Check with your airline, but generally a pump bag will not be counted towards your carrying bag total. This means that you can pack everything you need for your trip in your pump bag. Before you pack, it can be helpful to make a list of everything you need. Then lay everything out so that you can visualize your pumping gear. You may want to add something or realize that you have a little bit extra and can make adjustments accordingly. You also now can pack your bag not only to fit everything, but to make what you’ll need at the airport or on the plane easier to access.
Pro Tip: Have a bottle on hand to feed your baby during take off and landing. The act of swallowing can relieve or normalize inner ear pressure and help reduce crying.
You might not need it but it can be helpful to pack a nursing cover. This can give you cover at the gate, or wherever you might be waiting for your flight, and save you from having to pump in the restroom. It also comes in handy if you have to pump on the plane.
Pro Tip: If you are seated next to someone either at a crowded gate or on the plane, it can be helpful to give them a heads up that you will be pumping. This can help to eliminate any confusion or curiosity and help take the pressure off a bit.
If you can, bring a stroller that collapses easily. You can use your stroller to transport more than your child to your gate! Tuck your pump bag underneath, and even rest your carry-on bag on top of the handle (as long as it’s not heavy enough to tip your stroller). Often, you can gate check a stroller without being charged.
Going Through Security
It’s not everyday that TSA encounters a pump or breast milk. Agents might unpack your pump, or ask you to take out electronics or liquids for inspection. If this happens, remain calm, do as they ask, but also remind them that it is your right to travel with your pump and expressed milk.
Breast milk does not fall subject to the same rule as other liquids. TSA’s website states that you can bring a reasonable amount of breast milk with you through security. Simply take it out of your bag for separate screening. They also state that you do not need to have your child with you in order to be able to transport breast milk. International guidelines usually also allow you up to two liters through security. It’s important to check regulations and guidelines before you travel just to be sure.
Traveling by Car
Car trips can be exciting, however, the prospect of pumping on one of these trips might be daunting. We’ve got you covered here as well. Packing for car trips is still important, even if you can make a pit stop for something. Follow the tips we covered in the very first section on packing so you can fit everything you need into the vehicle.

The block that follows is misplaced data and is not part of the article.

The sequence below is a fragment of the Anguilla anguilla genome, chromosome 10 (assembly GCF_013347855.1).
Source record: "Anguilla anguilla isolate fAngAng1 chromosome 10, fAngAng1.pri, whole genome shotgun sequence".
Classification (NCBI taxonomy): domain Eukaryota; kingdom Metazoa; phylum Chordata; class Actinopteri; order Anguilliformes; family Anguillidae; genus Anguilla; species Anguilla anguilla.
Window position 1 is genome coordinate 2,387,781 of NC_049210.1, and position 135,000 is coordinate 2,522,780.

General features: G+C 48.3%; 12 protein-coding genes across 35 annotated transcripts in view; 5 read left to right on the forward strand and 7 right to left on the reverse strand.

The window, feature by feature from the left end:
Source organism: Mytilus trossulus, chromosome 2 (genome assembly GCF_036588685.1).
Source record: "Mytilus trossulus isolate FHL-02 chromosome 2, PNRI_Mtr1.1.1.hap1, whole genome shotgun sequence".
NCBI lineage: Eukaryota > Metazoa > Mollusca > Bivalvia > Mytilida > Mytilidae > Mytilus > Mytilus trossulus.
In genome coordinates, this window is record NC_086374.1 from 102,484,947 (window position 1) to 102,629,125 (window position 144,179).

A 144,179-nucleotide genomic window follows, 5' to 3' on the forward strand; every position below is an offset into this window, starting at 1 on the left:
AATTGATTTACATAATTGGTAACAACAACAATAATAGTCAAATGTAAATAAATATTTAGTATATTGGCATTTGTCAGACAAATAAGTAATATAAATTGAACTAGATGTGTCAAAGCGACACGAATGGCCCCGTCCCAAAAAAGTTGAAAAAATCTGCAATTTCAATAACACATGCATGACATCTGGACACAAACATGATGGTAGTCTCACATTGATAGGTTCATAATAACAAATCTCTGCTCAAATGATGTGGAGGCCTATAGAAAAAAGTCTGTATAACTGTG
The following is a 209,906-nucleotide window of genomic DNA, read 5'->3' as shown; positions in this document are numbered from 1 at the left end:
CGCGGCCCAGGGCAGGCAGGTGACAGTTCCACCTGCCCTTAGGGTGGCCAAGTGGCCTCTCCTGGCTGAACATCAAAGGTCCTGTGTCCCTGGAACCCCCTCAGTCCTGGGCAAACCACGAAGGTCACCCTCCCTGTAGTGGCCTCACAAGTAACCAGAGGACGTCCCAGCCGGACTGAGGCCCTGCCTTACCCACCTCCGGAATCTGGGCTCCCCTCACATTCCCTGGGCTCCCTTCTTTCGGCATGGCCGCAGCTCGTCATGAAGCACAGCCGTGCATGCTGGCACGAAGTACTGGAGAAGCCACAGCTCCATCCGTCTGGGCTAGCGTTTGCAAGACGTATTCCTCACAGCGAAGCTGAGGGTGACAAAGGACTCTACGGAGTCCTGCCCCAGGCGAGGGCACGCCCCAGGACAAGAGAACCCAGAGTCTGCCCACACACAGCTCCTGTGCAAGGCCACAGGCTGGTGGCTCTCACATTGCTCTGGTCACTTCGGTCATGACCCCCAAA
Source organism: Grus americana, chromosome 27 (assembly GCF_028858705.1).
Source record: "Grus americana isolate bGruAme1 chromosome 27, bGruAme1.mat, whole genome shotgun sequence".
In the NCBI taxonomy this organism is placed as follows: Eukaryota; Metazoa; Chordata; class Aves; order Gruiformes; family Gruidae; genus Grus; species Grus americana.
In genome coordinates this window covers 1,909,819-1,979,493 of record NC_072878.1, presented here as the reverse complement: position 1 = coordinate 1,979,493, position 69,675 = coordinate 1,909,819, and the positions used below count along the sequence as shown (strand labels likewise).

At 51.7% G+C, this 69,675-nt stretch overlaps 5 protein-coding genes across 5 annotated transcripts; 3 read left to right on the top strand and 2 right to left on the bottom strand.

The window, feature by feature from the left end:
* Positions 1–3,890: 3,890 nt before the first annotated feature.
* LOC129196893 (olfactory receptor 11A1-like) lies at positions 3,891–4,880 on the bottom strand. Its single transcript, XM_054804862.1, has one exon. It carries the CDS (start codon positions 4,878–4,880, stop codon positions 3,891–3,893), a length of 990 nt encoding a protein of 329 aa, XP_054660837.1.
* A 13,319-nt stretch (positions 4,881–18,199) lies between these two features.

Planning Your Trip
You may need to build extra time or extra stops into your trip based on the amount of time you plan to be in on the road, the amount of milk you need to store, how much you need to eat, etc. Planning these into your schedule can help better plan your route, make travel safer, and help manage the family's expectations (and morale).
Packing Your Car
It can be helpful to have your pump bag and cooler within reach. Some moms pump while the car is in motion, and others prefer to wait and pump during rest stops. In either case, you’ll want to be able to easily access your pump, anything you need while pumping -- like potentially a cover or snacks, and your cooler.
Cars can heat up, so make sure that you have plenty of ice packs, or that you can stop to get ice during your trip to ensure your breast milk does not spoil. Another essential item for long trips is an adapter for your charging or power chord. This is something that can easily slip our minds since we might not use a usb or cigarette outlet adapter often.
Staying in a Hotel
Depending on where and how long you are staying, and what you plan to be doing on your trip, timing feedings can be tricky. While you might be able to feed your baby directly after a pumping session, a bottle warmer can come in handy (especially if traveling by car).
Staying with Family
Your immediate family might be used to you pumping, storing milk, and making bottles for your baby. If you are staying with extended family or friends, remember that they might be new to your routine. It can be helpful to walk through it with them before you arrive. When you get there, they might ask you to show them your pump and how it works. They may even want to sit with you while you pump! Thinking all of this through ahead of time helps you determine what your comfort level is with various situations.